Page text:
• CBP is granted authority to inspect, search, detain and seize goods being exported without the proper authorizations (licenses, or license exemptions).


What is the Role of CBP for Exports?

  • To enforce other U.S. Government agency laws and regulations.

  • Inspect and examine cargo, passengers and export documentation.

  • Detain questionable shipments.

  • Seize shipments in violation of export control laws.

  • Interdict unreported currency, stolen vehicles, and other illegal exports.


What is the role of cbp for exports
What is the Role of CBP for Exports?

  • Utilizing and enhancing the capability of the Automated Export System (AES) to refine targeting effectiveness.

  • Preventing terrorist groups, rogue nations and other criminal organizations from obtaining U.S. Munitions List (USML) or Commerce Control List (CCL) commodities.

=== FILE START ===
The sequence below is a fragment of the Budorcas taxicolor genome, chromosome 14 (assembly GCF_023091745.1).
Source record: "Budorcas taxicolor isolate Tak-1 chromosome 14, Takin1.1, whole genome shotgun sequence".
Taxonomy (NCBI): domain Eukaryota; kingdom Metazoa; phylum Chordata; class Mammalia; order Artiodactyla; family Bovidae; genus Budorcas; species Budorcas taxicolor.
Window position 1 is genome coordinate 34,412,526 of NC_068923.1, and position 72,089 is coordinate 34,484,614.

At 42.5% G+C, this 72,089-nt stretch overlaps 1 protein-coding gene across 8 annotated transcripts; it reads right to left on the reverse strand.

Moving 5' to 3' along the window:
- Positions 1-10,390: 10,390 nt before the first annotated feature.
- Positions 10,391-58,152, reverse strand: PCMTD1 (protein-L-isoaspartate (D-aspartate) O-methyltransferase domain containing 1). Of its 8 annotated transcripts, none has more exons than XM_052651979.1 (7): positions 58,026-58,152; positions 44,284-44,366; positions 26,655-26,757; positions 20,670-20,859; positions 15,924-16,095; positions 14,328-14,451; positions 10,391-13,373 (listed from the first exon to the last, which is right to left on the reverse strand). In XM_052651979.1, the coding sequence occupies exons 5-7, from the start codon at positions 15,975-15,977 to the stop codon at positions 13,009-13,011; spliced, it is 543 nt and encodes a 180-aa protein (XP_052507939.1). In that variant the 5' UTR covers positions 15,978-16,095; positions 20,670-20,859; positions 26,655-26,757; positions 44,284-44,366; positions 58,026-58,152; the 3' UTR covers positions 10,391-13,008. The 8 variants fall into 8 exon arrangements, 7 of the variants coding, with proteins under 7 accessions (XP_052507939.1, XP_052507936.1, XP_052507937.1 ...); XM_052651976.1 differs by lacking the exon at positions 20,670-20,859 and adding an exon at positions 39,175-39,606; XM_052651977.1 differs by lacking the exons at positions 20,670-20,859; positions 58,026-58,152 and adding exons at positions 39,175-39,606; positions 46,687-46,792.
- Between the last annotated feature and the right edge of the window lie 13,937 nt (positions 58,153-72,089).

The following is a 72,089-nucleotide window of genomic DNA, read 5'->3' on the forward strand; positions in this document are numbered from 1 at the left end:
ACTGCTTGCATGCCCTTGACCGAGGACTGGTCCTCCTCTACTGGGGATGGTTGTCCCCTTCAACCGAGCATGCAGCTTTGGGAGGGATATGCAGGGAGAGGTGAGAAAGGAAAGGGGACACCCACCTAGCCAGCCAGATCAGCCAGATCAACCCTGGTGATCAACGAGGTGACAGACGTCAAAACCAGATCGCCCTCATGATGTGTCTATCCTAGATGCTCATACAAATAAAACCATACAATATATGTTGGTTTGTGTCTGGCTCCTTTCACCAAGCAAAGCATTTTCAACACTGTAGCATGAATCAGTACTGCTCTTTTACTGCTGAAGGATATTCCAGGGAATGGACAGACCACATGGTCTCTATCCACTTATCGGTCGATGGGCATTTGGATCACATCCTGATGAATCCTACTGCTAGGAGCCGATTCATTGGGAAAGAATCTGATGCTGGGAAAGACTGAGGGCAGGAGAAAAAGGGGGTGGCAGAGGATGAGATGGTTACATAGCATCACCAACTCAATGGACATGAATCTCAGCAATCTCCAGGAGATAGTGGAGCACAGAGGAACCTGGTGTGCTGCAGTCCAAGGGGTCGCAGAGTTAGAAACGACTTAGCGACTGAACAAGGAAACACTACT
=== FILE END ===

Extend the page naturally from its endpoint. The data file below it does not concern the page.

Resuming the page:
• Enforce sanctions and embargoes against individuals, groups, organizations, and countries.

  • Increasing export compliance.


Code of Federal Regulations

  • Regulations CBP is responsible for enforcing

    • 19 CFR 192 (Customs & Border Protection)

    • 15 CFR Parts 1 – 799 (Department of Commerce)

    • 15 CFR Part 30 (U.S. Census Bureau)

    • 21 CFR Parts 1300-1399 (Drug Enforcement Administration)

    • 22 CFR Parts 120-130 (Department of State)

    • 27 CFR Parts 447-555 (Alcohol, Tobacco & Firearms)

    • 31 CFR Parts 200-end (Office of Foreign Asset Control)


If advanced information is required
If Advanced information Is Required

  • Shipper Requirements (19 CFR 192.14)

    • File via the Automated Export System

    • Receive System Acceptance in the form of the Internal Transaction Number (ITN)

    • Provide the ITN, or AES post-departure filing statement or AES exemption statement to the carrier when the cargo is delivered to the carrier

  • Carrier Requirements

    • Do not load any cargo without the ITN, the AES post-departure statement or the AES exemption statement


Trade Act of 2002